• Dear Roberta
        I did ask any medical topics, I took the Family Tree DNA test and I gave you my code to look at my results,it is a dna test not a medical test. I have missing mutations according to Family tree dna results. Im not the only native american in the alaska that has taken the dna test with familytreedna. The results of the dna are mind blowing but not all correct and the result show only one person related to me on my dads side of the family tree and linda has the same relative on my great great grandmother’s half sisters side from marriages and that in itself to find One person in the dna match that matches my family tree and is in the family tree. You have a lot of knowledge in this area and this is a new area, the DNA of people and to put this all together is one thing but they need to go further into sub clan sub clan sub clan to get real up to date family makers. I have payed over 300 dollars to do all this and have got nowhere. My first language was an Aleut-Athabascan language which is in Alaska my second was english then German and then spanish. The only language for now is the DNA language that i must understand because I dont understand it but i am learning and looking up information to better understand what my results are saying. I have no asian, Arabian, russian at the present in my real family tree but the dna test says different and no one nos were this other stuff comes from or the people the family tree results clams and this dna stuff seems to be for those who understand the readings but they are not the same as my family tree. Thank You so much for your understanding in my delema and i understand there are thousands of people out there with questions like mine.
        Thank You
        Daren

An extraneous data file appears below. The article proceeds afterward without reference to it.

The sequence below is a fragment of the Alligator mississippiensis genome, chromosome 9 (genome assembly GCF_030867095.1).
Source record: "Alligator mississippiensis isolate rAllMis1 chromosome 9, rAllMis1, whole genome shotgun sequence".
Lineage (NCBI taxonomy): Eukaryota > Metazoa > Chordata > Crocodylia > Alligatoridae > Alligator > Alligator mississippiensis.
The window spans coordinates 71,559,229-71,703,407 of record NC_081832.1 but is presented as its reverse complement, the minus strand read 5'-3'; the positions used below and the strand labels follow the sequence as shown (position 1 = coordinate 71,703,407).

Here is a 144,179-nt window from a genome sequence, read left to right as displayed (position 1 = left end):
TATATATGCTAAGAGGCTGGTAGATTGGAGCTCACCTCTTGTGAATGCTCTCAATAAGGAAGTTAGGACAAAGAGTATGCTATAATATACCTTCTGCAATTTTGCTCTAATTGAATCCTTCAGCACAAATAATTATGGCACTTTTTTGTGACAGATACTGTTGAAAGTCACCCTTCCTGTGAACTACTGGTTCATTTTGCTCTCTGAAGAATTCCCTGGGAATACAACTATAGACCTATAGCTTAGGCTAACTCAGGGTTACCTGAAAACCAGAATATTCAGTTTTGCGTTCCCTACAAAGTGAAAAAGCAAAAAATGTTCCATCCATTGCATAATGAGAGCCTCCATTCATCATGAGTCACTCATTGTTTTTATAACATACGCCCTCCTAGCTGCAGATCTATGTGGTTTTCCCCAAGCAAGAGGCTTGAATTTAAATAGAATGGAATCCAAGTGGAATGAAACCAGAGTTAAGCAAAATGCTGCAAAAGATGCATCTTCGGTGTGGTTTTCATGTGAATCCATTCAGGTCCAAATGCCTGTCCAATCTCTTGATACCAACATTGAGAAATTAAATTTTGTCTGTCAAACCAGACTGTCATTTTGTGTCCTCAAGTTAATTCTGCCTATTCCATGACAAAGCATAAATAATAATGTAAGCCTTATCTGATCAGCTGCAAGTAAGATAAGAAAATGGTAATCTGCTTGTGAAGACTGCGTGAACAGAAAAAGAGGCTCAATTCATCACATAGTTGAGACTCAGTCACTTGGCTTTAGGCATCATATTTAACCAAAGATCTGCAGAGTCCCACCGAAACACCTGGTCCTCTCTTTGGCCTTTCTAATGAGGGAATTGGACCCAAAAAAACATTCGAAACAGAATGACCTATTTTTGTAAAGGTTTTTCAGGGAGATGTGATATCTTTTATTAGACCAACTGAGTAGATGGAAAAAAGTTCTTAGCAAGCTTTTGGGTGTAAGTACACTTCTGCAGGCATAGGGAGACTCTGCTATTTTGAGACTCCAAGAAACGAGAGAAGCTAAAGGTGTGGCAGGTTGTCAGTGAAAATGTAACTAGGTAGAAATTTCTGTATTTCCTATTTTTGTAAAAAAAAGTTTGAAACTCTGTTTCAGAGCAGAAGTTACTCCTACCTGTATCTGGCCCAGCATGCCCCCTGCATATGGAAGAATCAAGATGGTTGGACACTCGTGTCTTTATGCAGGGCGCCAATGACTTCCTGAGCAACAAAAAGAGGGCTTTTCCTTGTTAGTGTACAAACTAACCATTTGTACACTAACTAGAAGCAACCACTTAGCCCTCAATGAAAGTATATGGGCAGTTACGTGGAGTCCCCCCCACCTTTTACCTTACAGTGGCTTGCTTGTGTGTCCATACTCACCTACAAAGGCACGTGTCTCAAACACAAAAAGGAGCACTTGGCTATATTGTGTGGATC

P.S. If any one can help this would be nice, Thank You Too

  3. Thanks for the article links. My hope is that one day more than a handful of Native Americans will test their DNA. The Achilli et al. paper listed one Apache from a 2007 study, one Pima from a 2008 study and five Navajo from the current study which appears to have come from the Sorenson database. The Kemp at al. paper had larger samples sizes, but all from the Southwest were again from studies dating back to 2007 and earlier, including, strangely enough, 25 Anasazi. That study must have been very old indeed. I love the way academics keep publishing from old data. Publish, publish, publish!

    • Hi Mark,

      These weren’t the only articles to reference Native results, but the first articles to define that haplogroup and additional ones if they provided further definition. I do agree though, new samples would be wonderful. Our projects have more than some studies.

      Roberta

      • You make an excellent point Roberta, and I encourage everyone to join any FTDNA project that applies to that person. Project administrators, such as yourself, have been incredible in pushing the science forward. The administrators of the R1b-DF27 and Subclades Project for example have been working with the many new SNPs to figure out where they belong on the tree. I follow their discussions on the Project’s Yahoo Group page. One day I’d love to meet some of them at whatever conference FTDNA organizes and thank them for their dedication and effort.

  4. This looks great and maybe they will find relatives from my moms side the mtdna from ALL over Alaska wear they are located. Cool because FamilyTreeDNA has not got one yet but if they start in Tatitlik, Cordova, Homer, Sitka, Yakutat they might find my family of Alaskan native people. I hope this will help them. Chief Dry Bay George is my second great Grand Father and there info online to help them in there research. Thank You Daren

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  5. Pingback: Native American Maternal Haplogroup A2a and B2a Dispersion | iClinic-RN®